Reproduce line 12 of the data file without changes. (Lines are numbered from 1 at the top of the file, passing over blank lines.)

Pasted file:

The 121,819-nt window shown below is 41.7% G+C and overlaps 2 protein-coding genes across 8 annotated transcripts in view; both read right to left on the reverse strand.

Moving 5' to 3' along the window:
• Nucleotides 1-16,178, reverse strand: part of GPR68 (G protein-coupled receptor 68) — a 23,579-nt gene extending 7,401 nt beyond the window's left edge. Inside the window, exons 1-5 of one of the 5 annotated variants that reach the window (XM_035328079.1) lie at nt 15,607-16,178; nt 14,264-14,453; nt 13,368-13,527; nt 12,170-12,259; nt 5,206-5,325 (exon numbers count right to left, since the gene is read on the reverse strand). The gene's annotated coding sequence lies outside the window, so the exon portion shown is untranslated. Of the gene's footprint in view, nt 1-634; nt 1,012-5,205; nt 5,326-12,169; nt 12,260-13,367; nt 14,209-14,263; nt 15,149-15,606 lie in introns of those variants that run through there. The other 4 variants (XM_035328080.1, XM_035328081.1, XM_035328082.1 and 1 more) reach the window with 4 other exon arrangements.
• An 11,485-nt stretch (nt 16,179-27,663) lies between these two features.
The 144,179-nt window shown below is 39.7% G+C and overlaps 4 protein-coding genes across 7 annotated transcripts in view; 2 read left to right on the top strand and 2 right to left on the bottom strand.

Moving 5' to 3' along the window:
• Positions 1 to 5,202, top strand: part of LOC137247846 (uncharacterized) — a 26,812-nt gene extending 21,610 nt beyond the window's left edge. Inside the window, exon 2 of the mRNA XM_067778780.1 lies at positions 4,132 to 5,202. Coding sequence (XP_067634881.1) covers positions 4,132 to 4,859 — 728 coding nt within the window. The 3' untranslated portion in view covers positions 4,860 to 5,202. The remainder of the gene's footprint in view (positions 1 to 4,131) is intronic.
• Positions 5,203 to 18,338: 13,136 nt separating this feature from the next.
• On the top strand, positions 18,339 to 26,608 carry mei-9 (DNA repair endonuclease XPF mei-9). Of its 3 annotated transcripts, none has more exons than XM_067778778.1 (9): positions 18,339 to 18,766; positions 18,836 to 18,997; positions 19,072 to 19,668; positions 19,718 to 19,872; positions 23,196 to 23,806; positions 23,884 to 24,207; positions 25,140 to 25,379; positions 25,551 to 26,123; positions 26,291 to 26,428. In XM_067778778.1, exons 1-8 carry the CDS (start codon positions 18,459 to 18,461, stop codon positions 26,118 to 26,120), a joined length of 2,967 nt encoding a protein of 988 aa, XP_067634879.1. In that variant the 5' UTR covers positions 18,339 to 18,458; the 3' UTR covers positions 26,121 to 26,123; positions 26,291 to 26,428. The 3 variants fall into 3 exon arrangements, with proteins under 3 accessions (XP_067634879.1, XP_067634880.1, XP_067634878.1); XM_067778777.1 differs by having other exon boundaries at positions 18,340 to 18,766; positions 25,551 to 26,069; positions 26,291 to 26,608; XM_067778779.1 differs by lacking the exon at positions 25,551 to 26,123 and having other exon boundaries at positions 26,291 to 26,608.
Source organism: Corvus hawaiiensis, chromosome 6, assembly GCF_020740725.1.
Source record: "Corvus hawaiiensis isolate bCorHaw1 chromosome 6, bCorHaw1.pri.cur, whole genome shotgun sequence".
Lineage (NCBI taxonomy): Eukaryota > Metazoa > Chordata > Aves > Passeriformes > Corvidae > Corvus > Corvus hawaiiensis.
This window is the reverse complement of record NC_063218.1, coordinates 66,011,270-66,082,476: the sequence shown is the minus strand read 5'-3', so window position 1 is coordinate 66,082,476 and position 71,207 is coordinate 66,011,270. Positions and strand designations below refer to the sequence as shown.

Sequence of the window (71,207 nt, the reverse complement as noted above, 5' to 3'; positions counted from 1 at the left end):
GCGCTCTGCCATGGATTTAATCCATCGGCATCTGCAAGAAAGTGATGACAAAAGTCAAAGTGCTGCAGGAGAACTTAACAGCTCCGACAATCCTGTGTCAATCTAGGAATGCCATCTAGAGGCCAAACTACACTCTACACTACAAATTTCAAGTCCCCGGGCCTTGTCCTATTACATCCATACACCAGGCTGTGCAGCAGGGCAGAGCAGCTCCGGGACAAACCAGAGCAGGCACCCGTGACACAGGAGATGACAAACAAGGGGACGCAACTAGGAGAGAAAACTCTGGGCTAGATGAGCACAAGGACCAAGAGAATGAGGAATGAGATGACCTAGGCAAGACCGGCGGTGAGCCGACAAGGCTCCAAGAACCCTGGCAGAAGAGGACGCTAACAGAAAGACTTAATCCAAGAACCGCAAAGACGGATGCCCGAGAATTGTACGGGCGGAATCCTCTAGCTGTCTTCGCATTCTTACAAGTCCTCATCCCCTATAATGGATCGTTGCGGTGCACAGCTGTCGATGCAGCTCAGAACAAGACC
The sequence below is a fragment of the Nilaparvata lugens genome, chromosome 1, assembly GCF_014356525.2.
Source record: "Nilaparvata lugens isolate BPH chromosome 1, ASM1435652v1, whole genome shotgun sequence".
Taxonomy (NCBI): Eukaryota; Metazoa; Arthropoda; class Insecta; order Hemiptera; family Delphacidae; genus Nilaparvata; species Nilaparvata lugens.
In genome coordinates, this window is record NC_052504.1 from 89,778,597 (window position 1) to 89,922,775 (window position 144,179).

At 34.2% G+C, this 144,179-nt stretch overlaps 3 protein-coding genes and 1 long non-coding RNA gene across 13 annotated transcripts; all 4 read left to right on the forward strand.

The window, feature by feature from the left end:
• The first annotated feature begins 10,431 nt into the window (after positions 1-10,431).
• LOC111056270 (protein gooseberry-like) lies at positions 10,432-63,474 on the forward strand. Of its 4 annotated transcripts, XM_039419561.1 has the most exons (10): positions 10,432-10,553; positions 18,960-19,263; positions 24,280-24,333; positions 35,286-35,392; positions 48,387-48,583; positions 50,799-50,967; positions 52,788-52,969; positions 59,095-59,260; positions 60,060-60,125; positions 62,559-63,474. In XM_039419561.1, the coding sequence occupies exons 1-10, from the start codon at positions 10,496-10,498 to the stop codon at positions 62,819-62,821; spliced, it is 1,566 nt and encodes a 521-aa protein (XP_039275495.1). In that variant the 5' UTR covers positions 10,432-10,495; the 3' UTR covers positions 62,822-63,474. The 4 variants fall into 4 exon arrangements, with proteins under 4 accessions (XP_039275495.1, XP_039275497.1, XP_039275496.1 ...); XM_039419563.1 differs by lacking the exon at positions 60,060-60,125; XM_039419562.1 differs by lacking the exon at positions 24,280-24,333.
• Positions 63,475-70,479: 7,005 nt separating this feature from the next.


Lineage (NCBI taxonomy): Eukaryota > Metazoa > Chordata > Aves > Passeriformes > Corvidae > Corvus > Corvus hawaiiensis.